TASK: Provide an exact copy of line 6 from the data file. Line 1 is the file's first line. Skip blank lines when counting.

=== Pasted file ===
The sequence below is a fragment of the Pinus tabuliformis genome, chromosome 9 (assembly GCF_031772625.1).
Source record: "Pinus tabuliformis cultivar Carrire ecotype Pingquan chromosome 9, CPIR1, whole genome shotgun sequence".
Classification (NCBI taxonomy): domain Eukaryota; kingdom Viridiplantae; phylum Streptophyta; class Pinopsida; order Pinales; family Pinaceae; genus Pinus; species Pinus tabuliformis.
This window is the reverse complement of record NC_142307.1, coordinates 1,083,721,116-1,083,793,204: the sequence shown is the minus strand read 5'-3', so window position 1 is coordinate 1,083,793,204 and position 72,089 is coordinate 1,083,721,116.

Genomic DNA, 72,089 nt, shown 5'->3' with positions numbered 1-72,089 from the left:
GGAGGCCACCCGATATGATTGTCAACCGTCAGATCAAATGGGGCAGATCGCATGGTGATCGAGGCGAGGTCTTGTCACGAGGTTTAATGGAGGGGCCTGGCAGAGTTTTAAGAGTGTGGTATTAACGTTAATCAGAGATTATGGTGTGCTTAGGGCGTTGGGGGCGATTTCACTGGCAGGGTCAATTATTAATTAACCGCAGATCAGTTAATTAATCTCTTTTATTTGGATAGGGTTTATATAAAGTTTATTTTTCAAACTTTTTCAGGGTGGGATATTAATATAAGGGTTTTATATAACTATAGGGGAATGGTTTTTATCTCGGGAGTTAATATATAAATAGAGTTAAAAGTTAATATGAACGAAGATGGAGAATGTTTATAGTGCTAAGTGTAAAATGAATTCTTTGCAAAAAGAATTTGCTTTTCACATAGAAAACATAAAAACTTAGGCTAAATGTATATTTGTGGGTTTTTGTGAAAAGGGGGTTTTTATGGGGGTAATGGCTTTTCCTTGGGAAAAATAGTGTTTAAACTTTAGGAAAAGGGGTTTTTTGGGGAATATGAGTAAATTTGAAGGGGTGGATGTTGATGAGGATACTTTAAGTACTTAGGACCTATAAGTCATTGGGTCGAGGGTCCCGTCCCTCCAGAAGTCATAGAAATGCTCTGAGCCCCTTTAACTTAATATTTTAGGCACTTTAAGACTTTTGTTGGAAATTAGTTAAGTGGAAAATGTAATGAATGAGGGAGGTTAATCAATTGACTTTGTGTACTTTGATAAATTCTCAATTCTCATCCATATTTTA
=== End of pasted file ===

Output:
GGAGGCCACCCGATATGATTGTCAACCGTCAGATCAAATGGGGCAGATCGCATGGTGATCGAGGCGAGGTCTTGTCACGAGGTTTAATGGAGGGGCCTGGCAGAGTTTTAAGAGTGTGGTATTAACGTTAATCAGAGATTATGGTGTGCTTAGGGCGTTGGGGGCGATTTCACTGGCAGGGTCAATTATTAATTAACCGCAGATCAGTTAATTAATCTCTTTTATTTGGATAGGGTTTATATAAAGTTTATTTTTCAAACTTTTTCAGGGTGGGATATTAATATAAGGGTTTTATATAACTATAGGGGAATGGTTTTTATCTCGGGAGTTAATATATAAATAGAGTTAAAAGTTAATATGAACGAAGATGGAGAATGTTTATAGTGCTAAGTGTAAAATGAATTCTTTGCAAAAAGAATTTGCTTTTCACATAGAAAACATAAAAACTTAGGCTAAATGTATATTTGTGGGTTTTTGTGAAAAGGGGGTTTTTATGGGGGTAATGGCTTTTCCTTGGGAAAAATAGTGTTTAAACTTTAGGAAAAGGGGTTTTTTGGGGAATATGAGTAAATTTGAAGGGGTGGATGTTGATGAGGATACTTTAAGTACTTAGGACCTATAAGTCATTGGGTCGAGGGTCCCGTCCCTCCAGAAGTCATAGAAATGCTCTGAGCCCCTTTAACTTAATATTTTAGGCACTTTAAGACTTTTGTTGGAAATTAGTTAAGTGGAAAATGTAATGAATGAGGGAGGTTAATCAATTGACTTTGTGTACTTTGATAAATTCTCAATTCTCATCCATATTTTA